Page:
He stopped at the root-strewn bank, and swung the pine beam off his shoulder before lowering the oak barrel that dangled at the far end into the water. It filled, and he braced his legs to counter the heavy pull of the current. As always, he looked downstream and imagined where the river might take him were he to follow its path, and as always, he was brought back to the moment when the fullness of the barrel threatened to carry him in.

His knees went to the mud and the beam returned to his shoulder. With a grunt, he braced the wood against the thick pad of scar tissue in the crevice of his nape, and stood. A spill of water soaked the bank as the beam bent. He breathed in the pain, just as Aunt Agnes had taught—the discomfort gave him strength now.

His dark grey-green skin was a crowded tapestry of scars. Burns and lashings when he had failed in his lessons and countless “battle wounds” from the ceaseless weapons drills she had put him through, but many others were self-inflicted. The meat of his palms were dotted by the raised circles from willful jabs with a sharp stick, and the fine white razor cuts were so numerous down his arms that they’d become a work of art.

The wet thud of his heavy footfalls sounded again through the woods, and for a moment even the creaking of the trees hushed before his approach. Sometimes, it seemed like the land itself was waiting for him to do something; the feeling that eyes were upon him never fully went away. He broke focus and scanned the fog, but of course no one was there. No one ever came to this forgotten crease of the mountain, and he knew that his aunt was back in the hut, preparing for his return.

Agnes had been growing angrier. Every day her temper seemed to flare a bit hotter, and her once ponderous movements now carried an erratic edge. That morning, she’d lashed out with a claw and raked his cheek when he’d accidentally dropped a bowl of swamp onions in the fire. Just to spite her, he’d plucked the smoldering bulbs from the coals and eaten them, one after the other, before belching up ash. Agnes had laughed then, but she’d carried the hint of menace throughout the day. It would soon be time for Slud to go, though he did not know where.

The ache in his shoulder and burn in his thighs brought him back to the climb. Each step out of the bog was a test of exertion and he was just reaching the steepest stretch of trail. His leg pounded into rock as he lifted himself past the tumble of a little stream. The barrel bounced cruelly behind him, and another spill leapt out to join the tiny waterfall. He took a long inhale through his crooked nose and let the pain settle before huffing it back out between jutting tusks. He stepped again, and rose to the next shelf.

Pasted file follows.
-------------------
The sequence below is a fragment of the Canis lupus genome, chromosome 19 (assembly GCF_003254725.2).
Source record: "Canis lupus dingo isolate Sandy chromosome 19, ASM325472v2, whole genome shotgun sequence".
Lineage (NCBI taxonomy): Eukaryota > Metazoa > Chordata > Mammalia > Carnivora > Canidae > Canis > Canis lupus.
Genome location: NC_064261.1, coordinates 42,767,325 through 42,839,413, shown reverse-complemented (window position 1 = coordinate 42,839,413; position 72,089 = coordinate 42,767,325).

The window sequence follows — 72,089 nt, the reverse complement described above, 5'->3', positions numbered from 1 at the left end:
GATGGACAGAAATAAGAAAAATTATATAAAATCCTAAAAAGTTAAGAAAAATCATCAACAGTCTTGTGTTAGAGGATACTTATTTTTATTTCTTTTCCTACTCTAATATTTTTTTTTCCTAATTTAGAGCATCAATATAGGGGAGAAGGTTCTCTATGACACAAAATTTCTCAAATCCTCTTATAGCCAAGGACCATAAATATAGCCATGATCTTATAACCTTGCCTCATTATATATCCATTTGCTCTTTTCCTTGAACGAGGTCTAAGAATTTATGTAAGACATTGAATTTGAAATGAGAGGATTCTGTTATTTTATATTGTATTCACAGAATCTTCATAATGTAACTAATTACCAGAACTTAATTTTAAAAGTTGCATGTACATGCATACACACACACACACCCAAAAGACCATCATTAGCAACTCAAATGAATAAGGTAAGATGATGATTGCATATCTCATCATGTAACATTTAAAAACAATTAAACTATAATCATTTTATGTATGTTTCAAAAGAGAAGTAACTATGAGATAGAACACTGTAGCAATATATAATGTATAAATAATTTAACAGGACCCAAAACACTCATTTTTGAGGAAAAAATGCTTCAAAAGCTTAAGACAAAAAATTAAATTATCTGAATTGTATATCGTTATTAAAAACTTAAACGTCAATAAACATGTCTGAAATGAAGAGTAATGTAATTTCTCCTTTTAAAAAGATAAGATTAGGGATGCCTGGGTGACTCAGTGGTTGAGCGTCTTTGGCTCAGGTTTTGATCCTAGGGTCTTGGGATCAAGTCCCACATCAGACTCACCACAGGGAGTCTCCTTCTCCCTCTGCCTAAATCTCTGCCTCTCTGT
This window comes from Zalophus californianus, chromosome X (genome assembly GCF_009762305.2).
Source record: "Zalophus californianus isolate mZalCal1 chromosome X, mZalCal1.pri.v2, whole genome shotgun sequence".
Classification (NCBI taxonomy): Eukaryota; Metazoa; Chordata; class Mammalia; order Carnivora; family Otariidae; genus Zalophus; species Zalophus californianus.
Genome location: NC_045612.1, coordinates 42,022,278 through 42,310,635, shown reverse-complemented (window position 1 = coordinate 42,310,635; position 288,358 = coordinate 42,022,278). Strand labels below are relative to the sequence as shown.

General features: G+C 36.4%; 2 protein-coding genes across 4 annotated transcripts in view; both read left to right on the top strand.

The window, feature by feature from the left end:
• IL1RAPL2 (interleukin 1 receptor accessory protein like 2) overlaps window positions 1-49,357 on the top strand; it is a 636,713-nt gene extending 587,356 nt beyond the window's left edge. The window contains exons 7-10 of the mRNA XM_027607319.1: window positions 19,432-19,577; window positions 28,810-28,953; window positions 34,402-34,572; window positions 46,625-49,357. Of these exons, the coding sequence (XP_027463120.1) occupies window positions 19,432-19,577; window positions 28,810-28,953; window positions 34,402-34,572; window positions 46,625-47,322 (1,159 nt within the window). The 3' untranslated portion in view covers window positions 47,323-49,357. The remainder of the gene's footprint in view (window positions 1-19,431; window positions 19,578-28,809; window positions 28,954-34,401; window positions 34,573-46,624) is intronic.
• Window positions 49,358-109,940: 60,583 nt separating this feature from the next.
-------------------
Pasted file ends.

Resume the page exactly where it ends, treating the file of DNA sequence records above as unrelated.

The bog viper that had coiled there unraveled in an instant. Its jaws unhinged and attached to the top of his foot before retracting and striking once more. Slud looked down at the startled beast as its long black body skittered back and hovered to deliver another dose. He breathed in the new sting and raised the damaged foot high. The snake got in one last bite to his heel before he crushed it into the earth with enough force to launch its skull out of its snout.

Yellow liquid dribbled from the four bloody holes in the top of Slud’s foot. He gritted his teeth and exhaled slowly—stooping to peel his attacker from the rock. The foot was already starting to go numb, but he breathed it in again, unhurried and unworried. With a grunt he rose tall once more, slung the viper across his unoccupied shoulder, and kept climbing.


Aunt Agnes picked Slud’s dead skin from beneath her nails from when she’d clawed him that morning and dropped the scrapings into the iron pot that rested in the fire. The little grey flecks vanished into the muddy brew and an unmelodious hum rose from her belly as she pondered what else to add. In an unlikely burst of movement, her bent and withered form crossed the room to dig through the cluttered shelves with a rough clanking of pottery and glass. Her hand emerged clutching a half-drunk bottle of spoiled pine-ale. She swiveled to dump the leftovers into the pot, and hummed again.